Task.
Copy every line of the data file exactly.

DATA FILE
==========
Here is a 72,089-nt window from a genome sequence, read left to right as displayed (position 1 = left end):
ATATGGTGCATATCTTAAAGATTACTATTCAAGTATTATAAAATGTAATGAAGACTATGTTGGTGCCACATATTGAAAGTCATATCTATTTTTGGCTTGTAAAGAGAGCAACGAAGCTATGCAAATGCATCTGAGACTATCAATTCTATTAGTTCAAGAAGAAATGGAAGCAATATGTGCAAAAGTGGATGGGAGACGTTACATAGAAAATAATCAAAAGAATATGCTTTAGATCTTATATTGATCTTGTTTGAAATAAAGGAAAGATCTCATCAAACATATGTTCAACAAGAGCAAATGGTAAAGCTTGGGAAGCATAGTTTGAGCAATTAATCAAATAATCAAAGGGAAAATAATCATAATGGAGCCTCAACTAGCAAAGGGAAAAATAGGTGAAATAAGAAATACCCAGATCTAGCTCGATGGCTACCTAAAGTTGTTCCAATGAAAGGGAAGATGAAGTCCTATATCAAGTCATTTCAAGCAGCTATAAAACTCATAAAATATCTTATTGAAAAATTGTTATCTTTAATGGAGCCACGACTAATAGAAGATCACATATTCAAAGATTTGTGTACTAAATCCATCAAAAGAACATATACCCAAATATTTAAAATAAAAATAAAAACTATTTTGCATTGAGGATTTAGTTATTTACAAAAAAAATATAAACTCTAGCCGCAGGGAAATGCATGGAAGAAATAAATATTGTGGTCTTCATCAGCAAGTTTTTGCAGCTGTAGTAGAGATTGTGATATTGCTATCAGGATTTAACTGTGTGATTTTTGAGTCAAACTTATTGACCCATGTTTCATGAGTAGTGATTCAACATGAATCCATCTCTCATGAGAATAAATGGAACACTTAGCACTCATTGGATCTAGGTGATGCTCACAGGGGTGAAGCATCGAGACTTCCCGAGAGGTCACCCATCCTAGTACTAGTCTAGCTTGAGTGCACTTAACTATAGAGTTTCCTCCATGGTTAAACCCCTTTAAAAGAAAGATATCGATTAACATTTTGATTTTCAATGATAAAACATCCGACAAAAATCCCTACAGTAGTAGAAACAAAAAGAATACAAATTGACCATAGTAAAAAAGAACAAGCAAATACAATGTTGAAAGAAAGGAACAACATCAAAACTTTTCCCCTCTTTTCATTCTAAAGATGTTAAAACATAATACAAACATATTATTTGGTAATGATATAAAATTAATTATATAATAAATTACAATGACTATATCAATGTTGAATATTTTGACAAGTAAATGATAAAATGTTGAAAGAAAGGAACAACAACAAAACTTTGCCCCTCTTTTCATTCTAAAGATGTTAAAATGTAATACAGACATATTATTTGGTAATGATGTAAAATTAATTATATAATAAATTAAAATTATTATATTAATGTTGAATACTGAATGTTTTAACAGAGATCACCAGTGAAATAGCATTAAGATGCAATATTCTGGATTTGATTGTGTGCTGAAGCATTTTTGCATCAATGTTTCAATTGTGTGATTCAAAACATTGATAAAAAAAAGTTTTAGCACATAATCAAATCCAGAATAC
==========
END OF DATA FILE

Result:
Here is a 72,089-nt window from a genome sequence, read left to right as displayed (position 1 = left end):
ATATGGTGCATATCTTAAAGATTACTATTCAAGTATTATAAAATGTAATGAAGACTATGTTGGTGCCACATATTGAAAGTCATATCTATTTTTGGCTTGTAAAGAGAGCAACGAAGCTATGCAAATGCATCTGAGACTATCAATTCTATTAGTTCAAGAAGAAATGGAAGCAATATGTGCAAAAGTGGATGGGAGACGTTACATAGAAAATAATCAAAAGAATATGCTTTAGATCTTATATTGATCTTGTTTGAAATAAAGGAAAGATCTCATCAAACATATGTTCAACAAGAGCAAATGGTAAAGCTTGGGAAGCATAGTTTGAGCAATTAATCAAATAATCAAAGGGAAAATAATCATAATGGAGCCTCAACTAGCAAAGGGAAAAATAGGTGAAATAAGAAATACCCAGATCTAGCTCGATGGCTACCTAAAGTTGTTCCAATGAAAGGGAAGATGAAGTCCTATATCAAGTCATTTCAAGCAGCTATAAAACTCATAAAATATCTTATTGAAAAATTGTTATCTTTAATGGAGCCACGACTAATAGAAGATCACATATTCAAAGATTTGTGTACTAAATCCATCAAAAGAACATATACCCAAATATTTAAAATAAAAATAAAAACTATTTTGCATTGAGGATTTAGTTATTTACAAAAAAAATATAAACTCTAGCCGCAGGGAAATGCATGGAAGAAATAAATATTGTGGTCTTCATCAGCAAGTTTTTGCAGCTGTAGTAGAGATTGTGATATTGCTATCAGGATTTAACTGTGTGATTTTTGAGTCAAACTTATTGACCCATGTTTCATGAGTAGTGATTCAACATGAATCCATCTCTCATGAGAATAAATGGAACACTTAGCACTCATTGGATCTAGGTGATGCTCACAGGGGTGAAGCATCGAGACTTCCCGAGAGGTCACCCATCCTAGTACTAGTCTAGCTTGAGTGCACTTAACTATAGAGTTTCCTCCATGGTTAAACCCCTTTAAAAGAAAGATATCGATTAACATTTTGATTTTCAATGATAAAACATCCGACAAAAATCCCTACAGTAGTAGAAACAAAAAGAATACAAATTGACCATAGTAAAAAAGAACAAGCAAATACAATGTTGAAAGAAAGGAACAACATCAAAACTTTTCCCCTCTTTTCATTCTAAAGATGTTAAAACATAATACAAACATATTATTTGGTAATGATATAAAATTAATTATATAATAAATTACAATGACTATATCAATGTTGAATATTTTGACAAGTAAATGATAAAATGTTGAAAGAAAGGAACAACAACAAAACTTTGCCCCTCTTTTCATTCTAAAGATGTTAAAATGTAATACAGACATATTATTTGGTAATGATGTAAAATTAATTATATAATAAATTAAAATTATTATATTAATGTTGAATACTGAATGTTTTAACAGAGATCACCAGTGAAATAGCATTAAGATGCAATATTCTGGATTTGATTGTGTGCTGAAGCATTTTTGCATCAATGTTTCAATTGTGTGATTCAAAACATTGATAAAAAAAAGTTTTAGCACATAATCAAATCCAGAATAC